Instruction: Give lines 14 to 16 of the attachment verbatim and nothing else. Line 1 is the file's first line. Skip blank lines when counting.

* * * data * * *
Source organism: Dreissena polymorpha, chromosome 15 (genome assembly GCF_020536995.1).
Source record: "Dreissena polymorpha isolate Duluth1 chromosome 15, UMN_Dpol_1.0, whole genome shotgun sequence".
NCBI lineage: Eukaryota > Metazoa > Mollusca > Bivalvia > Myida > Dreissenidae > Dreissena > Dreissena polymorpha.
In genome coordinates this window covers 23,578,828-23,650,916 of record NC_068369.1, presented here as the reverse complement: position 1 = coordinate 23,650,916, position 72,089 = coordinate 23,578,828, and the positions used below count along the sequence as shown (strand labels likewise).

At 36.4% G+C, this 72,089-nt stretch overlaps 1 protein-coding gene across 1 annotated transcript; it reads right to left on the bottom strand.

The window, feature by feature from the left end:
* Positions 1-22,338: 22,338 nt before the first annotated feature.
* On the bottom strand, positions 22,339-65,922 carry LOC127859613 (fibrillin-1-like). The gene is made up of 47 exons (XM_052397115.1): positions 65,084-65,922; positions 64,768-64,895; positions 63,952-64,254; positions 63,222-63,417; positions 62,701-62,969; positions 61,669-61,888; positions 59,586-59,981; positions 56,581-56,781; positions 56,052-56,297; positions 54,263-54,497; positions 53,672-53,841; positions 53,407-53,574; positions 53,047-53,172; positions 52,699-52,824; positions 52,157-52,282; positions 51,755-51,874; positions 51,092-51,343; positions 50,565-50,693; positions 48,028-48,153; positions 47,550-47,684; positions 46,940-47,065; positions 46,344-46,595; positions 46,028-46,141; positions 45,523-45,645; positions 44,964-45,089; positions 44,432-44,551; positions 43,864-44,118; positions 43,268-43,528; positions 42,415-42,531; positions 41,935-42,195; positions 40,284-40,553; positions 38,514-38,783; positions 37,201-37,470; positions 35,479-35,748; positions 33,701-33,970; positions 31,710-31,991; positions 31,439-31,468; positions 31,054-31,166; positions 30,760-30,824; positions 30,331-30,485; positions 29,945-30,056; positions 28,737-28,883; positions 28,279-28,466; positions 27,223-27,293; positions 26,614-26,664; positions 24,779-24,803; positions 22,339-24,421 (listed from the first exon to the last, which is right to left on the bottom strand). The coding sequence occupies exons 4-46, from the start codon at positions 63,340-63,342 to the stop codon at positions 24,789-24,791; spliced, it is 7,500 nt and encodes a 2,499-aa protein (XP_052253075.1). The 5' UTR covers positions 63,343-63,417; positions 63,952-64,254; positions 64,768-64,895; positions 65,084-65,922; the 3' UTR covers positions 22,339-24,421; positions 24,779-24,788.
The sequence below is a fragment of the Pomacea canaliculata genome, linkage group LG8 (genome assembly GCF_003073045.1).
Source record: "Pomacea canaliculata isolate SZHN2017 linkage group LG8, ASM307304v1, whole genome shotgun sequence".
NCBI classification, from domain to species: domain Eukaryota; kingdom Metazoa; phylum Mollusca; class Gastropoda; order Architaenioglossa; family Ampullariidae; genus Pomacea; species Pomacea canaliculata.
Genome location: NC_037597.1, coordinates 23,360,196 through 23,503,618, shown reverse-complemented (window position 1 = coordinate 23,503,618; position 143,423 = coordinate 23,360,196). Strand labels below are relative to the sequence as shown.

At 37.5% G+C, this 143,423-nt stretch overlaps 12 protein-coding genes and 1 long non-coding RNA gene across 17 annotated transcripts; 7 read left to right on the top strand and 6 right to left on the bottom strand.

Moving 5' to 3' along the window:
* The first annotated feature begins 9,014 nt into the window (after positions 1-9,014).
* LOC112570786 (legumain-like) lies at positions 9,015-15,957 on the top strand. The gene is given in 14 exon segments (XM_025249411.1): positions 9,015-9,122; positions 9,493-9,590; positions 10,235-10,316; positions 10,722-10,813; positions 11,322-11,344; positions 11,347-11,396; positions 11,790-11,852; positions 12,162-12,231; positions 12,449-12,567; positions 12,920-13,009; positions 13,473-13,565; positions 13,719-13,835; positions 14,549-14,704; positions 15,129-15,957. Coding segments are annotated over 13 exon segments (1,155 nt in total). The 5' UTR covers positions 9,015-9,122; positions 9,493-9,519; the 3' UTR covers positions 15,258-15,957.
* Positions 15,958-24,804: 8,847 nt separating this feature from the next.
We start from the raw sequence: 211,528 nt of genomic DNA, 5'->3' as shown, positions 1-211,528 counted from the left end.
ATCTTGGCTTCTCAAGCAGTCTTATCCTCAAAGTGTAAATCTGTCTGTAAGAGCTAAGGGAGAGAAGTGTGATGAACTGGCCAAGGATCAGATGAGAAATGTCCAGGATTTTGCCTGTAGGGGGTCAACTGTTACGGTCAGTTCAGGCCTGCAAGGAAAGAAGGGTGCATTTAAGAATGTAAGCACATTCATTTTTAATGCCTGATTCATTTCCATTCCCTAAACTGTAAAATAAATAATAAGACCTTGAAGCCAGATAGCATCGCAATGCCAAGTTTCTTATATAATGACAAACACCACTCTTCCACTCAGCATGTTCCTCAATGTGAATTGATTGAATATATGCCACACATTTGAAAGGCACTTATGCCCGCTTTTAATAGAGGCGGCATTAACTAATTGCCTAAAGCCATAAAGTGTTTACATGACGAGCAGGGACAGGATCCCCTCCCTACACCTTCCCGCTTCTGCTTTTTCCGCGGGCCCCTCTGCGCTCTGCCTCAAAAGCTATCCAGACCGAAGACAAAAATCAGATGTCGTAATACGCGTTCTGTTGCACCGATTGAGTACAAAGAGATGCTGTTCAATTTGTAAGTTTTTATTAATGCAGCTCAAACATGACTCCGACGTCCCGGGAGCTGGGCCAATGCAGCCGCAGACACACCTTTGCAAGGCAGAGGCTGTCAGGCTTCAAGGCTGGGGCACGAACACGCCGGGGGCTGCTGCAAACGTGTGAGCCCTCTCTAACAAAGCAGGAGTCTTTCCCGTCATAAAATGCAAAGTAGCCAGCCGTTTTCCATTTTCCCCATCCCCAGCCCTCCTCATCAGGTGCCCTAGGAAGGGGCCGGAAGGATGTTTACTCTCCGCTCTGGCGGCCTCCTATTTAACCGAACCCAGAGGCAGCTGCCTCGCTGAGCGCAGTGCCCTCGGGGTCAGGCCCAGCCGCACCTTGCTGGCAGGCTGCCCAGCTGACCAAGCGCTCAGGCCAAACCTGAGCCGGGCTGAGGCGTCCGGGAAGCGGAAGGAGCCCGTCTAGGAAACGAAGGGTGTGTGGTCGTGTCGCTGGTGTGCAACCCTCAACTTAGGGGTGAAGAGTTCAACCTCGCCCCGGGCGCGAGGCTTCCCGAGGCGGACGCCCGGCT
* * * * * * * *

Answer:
Moving 5' to 3' along the window:
* The first annotated feature begins 9,014 nt into the window (after positions 1-9,014).
* LOC112570786 (legumain-like) lies at positions 9,015-15,957 on the top strand. The gene is given in 14 exon segments (XM_025249411.1): positions 9,015-9,122; positions 9,493-9,590; positions 10,235-10,316; positions 10,722-10,813; positions 11,322-11,344; positions 11,347-11,396; positions 11,790-11,852; positions 12,162-12,231; positions 12,449-12,567; positions 12,920-13,009; positions 13,473-13,565; positions 13,719-13,835; positions 14,549-14,704; positions 15,129-15,957. Coding segments are annotated over 13 exon segments (1,155 nt in total). The 5' UTR covers positions 9,015-9,122; positions 9,493-9,519; the 3' UTR covers positions 15,258-15,957.